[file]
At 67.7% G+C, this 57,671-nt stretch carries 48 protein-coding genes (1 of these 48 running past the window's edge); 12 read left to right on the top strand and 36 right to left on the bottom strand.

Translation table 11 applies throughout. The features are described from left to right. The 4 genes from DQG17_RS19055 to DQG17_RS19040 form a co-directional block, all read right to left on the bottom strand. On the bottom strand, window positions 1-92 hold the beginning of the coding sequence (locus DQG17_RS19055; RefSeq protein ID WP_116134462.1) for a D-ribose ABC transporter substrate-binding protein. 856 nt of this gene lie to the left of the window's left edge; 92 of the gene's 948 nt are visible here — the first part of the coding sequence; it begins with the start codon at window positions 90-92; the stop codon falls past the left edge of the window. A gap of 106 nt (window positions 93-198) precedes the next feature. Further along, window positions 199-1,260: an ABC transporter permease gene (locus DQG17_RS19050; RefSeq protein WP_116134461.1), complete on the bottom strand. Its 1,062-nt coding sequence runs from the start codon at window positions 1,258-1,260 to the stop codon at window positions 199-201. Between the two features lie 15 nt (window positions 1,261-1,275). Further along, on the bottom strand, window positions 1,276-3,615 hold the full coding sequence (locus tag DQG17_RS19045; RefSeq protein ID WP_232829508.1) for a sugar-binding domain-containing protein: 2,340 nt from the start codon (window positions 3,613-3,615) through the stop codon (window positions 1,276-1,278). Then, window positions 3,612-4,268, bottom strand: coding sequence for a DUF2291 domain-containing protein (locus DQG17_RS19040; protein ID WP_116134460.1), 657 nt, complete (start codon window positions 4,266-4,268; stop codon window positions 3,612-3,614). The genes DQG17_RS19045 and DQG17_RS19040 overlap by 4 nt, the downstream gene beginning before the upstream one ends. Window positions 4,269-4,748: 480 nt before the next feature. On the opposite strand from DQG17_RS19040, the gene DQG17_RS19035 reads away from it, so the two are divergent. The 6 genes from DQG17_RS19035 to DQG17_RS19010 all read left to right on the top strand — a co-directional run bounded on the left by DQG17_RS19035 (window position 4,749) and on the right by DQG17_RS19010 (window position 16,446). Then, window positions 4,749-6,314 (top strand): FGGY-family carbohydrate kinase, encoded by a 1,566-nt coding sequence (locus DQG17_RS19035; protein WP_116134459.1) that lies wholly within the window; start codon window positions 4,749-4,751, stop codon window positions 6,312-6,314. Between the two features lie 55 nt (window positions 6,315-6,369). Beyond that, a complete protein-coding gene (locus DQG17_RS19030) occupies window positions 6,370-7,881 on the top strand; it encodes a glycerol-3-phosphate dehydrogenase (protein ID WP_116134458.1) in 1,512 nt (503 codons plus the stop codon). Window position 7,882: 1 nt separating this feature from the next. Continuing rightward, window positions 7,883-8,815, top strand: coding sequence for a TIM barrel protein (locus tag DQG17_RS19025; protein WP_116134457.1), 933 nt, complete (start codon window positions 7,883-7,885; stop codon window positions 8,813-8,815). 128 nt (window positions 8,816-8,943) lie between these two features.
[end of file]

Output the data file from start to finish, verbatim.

At 67.7% G+C, this 57,671-nt stretch carries 48 protein-coding genes (1 of these 48 running past the window's edge); 12 read left to right on the top strand and 36 right to left on the bottom strand.

Translation table 11 applies throughout. The features are described from left to right. The 4 genes from DQG17_RS19055 to DQG17_RS19040 form a co-directional block, all read right to left on the bottom strand. On the bottom strand, window positions 1-92 hold the beginning of the coding sequence (locus DQG17_RS19055; RefSeq protein ID WP_116134462.1) for a D-ribose ABC transporter substrate-binding protein. 856 nt of this gene lie to the left of the window's left edge; 92 of the gene's 948 nt are visible here — the first part of the coding sequence; it begins with the start codon at window positions 90-92; the stop codon falls past the left edge of the window. A gap of 106 nt (window positions 93-198) precedes the next feature. Further along, window positions 199-1,260: an ABC transporter permease gene (locus DQG17_RS19050; RefSeq protein WP_116134461.1), complete on the bottom strand. Its 1,062-nt coding sequence runs from the start codon at window positions 1,258-1,260 to the stop codon at window positions 199-201. Between the two features lie 15 nt (window positions 1,261-1,275). Further along, on the bottom strand, window positions 1,276-3,615 hold the full coding sequence (locus tag DQG17_RS19045; RefSeq protein ID WP_232829508.1) for a sugar-binding domain-containing protein: 2,340 nt from the start codon (window positions 3,613-3,615) through the stop codon (window positions 1,276-1,278). Then, window positions 3,612-4,268, bottom strand: coding sequence for a DUF2291 domain-containing protein (locus DQG17_RS19040; protein ID WP_116134460.1), 657 nt, complete (start codon window positions 4,266-4,268; stop codon window positions 3,612-3,614). The genes DQG17_RS19045 and DQG17_RS19040 overlap by 4 nt, the downstream gene beginning before the upstream one ends. Window positions 4,269-4,748: 480 nt before the next feature. On the opposite strand from DQG17_RS19040, the gene DQG17_RS19035 reads away from it, so the two are divergent. The 6 genes from DQG17_RS19035 to DQG17_RS19010 all read left to right on the top strand — a co-directional run bounded on the left by DQG17_RS19035 (window position 4,749) and on the right by DQG17_RS19010 (window position 16,446). Then, window positions 4,749-6,314 (top strand): FGGY-family carbohydrate kinase, encoded by a 1,566-nt coding sequence (locus DQG17_RS19035; protein WP_116134459.1) that lies wholly within the window; start codon window positions 4,749-4,751, stop codon window positions 6,312-6,314. Between the two features lie 55 nt (window positions 6,315-6,369). Beyond that, a complete protein-coding gene (locus DQG17_RS19030) occupies window positions 6,370-7,881 on the top strand; it encodes a glycerol-3-phosphate dehydrogenase (protein ID WP_116134458.1) in 1,512 nt (503 codons plus the stop codon). Window position 7,882: 1 nt separating this feature from the next. Continuing rightward, window positions 7,883-8,815, top strand: coding sequence for a TIM barrel protein (locus tag DQG17_RS19025; protein WP_116134457.1), 933 nt, complete (start codon window positions 7,883-7,885; stop codon window positions 8,813-8,815). 128 nt (window positions 8,816-8,943) lie between these two features.